a cable car would reduce access
If a cable car, with all its manifold negative impacts, could not provide better access to the mountain than the existing roadway and tracks, its case would collapse; and so the Mount Wellington Cableway Company boasts that a cableway would offer the ultimate access: "all-year and in all-weather". Would it?
If the mountain were the Louvre Museum, the MWCC proposal would be a glass tunnel with a ticket box at one end, the Mona Lisa at the other—and too bad for any galleries or artworks in the way of the tunnel.
In considering Access to the mountain generally, how many places on the mountain would a cable-car access? The more the better, surely, but the answer is one place. The cable car would be nothing more than a shuttle service between the foothills and the Pinnacle.
Would the cable car provide 24-hour a day access? No.
How many hours a day would a cable-car provide access? The answer is: only the hours when it is profitable to do so. The cableway provides access only during business hours.
Are there any days the cable car would be unable to provide access? Answer: At least 16 days—if the MWCC's figures on maintenance and wind are accurate. And there is evidence that the MWCC has minimised the wind and maintenance disruption times.
How much will this cable car access cost? Somewhere between $50 and $90 per person.
Compare these answers on cable car access to the roadway. The Pinnacle Road has infinite stop-offs, it is open night and day, is almost never (fully) closed for maintenance, is closed by snow or ice for less than 16 days per annum and costs about $4 in fuel for four people in a standard sedan.
No cableway could offer better access to the entire Mountain than the roadway.
The cableway company points to the weekends or public holidays when the sun is gleaming gloriously onto a big dump of fresh snow—and the road is either temporarily or closed all day. Queues mount, parking is limited, disappointment is high. Any and every delay is frustrating to the impatient. Denying access, notwithstanding the safety, is a significant issue on any day. On perfect days, it is worse, but it is not uncommon in many venues. Capacity is capacity. But how often does this occur? A handful of times a year.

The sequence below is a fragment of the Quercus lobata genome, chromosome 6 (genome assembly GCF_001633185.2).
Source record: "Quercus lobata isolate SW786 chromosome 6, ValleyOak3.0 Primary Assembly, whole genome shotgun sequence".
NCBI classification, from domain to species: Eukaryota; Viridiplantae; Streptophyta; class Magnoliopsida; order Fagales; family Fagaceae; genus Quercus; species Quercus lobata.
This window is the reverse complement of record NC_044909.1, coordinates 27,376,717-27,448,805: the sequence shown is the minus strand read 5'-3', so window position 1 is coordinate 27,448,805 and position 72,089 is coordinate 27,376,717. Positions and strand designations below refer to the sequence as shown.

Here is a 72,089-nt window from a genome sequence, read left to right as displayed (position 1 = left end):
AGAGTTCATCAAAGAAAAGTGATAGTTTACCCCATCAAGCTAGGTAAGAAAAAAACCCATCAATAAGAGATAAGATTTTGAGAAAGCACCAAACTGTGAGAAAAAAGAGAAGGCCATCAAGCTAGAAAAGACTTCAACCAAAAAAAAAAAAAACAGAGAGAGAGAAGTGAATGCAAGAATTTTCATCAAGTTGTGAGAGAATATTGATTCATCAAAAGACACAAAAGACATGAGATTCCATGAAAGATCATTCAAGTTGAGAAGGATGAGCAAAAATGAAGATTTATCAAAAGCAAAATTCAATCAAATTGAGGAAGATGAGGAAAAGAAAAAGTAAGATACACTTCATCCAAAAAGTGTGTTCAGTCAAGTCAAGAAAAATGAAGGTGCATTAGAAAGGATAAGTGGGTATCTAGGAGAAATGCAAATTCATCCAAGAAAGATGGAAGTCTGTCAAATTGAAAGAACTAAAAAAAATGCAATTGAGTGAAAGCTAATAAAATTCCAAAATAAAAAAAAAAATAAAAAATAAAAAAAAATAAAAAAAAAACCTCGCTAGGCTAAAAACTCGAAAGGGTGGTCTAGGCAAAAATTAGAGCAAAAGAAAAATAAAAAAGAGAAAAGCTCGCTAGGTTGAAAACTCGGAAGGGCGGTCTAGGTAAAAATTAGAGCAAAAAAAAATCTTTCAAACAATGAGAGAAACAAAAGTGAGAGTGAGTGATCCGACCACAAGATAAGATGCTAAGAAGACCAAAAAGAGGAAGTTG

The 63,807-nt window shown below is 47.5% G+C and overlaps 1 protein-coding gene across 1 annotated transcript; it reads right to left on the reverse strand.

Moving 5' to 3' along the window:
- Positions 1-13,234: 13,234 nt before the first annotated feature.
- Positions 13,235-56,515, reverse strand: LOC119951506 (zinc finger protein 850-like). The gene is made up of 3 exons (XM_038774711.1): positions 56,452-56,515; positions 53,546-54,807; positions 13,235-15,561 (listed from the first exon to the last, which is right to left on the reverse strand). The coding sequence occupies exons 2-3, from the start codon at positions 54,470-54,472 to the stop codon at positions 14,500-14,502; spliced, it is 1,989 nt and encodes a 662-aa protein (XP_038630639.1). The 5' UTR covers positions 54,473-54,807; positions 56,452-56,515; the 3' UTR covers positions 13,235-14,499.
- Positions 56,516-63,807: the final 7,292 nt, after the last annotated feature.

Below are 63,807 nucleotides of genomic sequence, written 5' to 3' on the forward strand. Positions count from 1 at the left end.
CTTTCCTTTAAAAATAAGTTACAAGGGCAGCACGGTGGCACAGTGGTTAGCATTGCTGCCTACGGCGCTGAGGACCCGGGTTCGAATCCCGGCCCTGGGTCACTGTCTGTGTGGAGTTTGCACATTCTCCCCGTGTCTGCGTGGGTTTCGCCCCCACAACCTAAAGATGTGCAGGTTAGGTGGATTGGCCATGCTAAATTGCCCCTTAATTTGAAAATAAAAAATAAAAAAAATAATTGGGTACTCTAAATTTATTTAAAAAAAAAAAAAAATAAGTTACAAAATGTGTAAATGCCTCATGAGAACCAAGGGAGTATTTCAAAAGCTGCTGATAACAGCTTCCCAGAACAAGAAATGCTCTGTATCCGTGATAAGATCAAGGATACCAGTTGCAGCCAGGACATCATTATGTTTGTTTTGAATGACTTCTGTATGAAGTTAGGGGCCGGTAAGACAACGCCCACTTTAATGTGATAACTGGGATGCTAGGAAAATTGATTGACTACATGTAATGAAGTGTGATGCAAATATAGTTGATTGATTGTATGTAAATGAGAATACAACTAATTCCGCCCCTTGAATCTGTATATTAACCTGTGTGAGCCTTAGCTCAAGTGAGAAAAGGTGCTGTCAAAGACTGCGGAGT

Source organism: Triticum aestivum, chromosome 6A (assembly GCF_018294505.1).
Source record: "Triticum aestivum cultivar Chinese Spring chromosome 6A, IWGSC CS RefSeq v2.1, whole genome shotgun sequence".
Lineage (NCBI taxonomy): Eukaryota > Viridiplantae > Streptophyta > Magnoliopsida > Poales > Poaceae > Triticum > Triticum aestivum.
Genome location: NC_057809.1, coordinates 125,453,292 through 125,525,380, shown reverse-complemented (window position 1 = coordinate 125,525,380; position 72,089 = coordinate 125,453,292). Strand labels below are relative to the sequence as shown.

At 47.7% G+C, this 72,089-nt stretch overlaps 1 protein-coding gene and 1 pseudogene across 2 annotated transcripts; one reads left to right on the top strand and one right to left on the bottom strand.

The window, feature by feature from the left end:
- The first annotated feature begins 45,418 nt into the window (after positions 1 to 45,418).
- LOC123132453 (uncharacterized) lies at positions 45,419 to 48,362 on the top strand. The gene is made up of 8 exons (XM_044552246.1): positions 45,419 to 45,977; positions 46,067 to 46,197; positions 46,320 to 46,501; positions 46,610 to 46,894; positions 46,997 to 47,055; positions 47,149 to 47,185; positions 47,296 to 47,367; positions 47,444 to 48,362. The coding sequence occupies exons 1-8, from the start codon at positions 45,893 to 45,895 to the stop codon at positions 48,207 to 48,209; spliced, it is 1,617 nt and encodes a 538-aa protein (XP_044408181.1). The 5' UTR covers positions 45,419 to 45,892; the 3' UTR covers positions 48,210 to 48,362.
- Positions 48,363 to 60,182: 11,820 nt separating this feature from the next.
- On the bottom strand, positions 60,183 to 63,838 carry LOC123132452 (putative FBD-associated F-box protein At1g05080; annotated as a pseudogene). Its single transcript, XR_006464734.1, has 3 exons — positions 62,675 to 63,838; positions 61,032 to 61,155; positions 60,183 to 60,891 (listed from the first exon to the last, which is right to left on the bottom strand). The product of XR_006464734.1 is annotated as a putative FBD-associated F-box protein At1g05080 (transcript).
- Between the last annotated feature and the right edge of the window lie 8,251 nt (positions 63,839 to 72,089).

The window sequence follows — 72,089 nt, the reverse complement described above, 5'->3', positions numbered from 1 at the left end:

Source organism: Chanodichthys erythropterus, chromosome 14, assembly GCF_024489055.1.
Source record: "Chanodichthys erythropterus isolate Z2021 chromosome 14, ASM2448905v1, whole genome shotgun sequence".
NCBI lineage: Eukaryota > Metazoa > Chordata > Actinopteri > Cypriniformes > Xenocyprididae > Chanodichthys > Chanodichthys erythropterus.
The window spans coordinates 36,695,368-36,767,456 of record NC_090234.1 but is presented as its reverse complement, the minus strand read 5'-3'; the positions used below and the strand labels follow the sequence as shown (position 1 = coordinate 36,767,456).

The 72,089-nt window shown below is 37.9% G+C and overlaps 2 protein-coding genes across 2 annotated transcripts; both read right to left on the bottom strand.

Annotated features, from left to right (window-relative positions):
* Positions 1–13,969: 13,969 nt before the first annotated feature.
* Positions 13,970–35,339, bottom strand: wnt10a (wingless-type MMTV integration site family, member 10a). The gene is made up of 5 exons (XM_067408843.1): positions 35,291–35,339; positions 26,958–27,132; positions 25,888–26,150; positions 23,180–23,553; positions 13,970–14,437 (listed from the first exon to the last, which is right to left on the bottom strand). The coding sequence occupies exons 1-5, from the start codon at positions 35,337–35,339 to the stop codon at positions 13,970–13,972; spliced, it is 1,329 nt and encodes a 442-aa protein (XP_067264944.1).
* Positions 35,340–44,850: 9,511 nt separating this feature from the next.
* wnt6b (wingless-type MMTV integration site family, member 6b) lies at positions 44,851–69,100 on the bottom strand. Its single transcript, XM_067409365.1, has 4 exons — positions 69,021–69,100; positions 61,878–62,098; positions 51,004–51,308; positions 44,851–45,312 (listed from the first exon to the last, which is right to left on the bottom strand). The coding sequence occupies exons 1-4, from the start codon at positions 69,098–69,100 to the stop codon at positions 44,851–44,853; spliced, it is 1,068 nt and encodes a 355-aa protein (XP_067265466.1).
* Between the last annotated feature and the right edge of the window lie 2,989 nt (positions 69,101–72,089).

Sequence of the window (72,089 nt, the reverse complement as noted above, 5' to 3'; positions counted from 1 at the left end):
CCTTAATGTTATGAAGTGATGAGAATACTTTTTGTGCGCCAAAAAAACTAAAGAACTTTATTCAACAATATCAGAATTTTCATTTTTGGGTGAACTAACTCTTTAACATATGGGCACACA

Fortunately, the mountain is never fully closed. The tracks are open.
In short, there may be arguments for a cableway but "all seasons, all-weather access" is not one of them.
closing The Pinnacle Road
The only way the cableway could provide better access would be if the road were to be closed, but no one is going down that road, are they? The MWCC is a major critic of the Pinnacle Road itself, claiming that it is worn out, dangerous and requires improvements that would cost millions. That, too, is misinformed, but closing the road is not an option.
READ MORE ABOUT: The Pinnacle Road.
READ MORE ABOUT: Accessing the Mountain
is rarely perfect
In MWCC videos, photos and text the Pinnacle is typically shown as perfectly comfortable: still, dry and warm; or with whispy, misty clouds and fresh snow—an impression crucial to the selling of the journey. Bureau of Metereology records tell a different story.
The Summit of kunanyi/Mt Wellington is Hobart’s wettest place, one of the coldest places in Tasmania (but is infrequently snow-coated), is cloud-covered for 50% of the days of almost every month and holds the record for the highest wind speed in the state.
The cable car is designed to carry passengers high in the air through a gale—whole trees bending below you, flying twigs hitting the cabin, to a place with winds more severe.
Who will want to go up the Mountain in the freezing cold, stumble about in the fog until blown into an ice puddle?
READ MORE ABOUT: kunanyi weather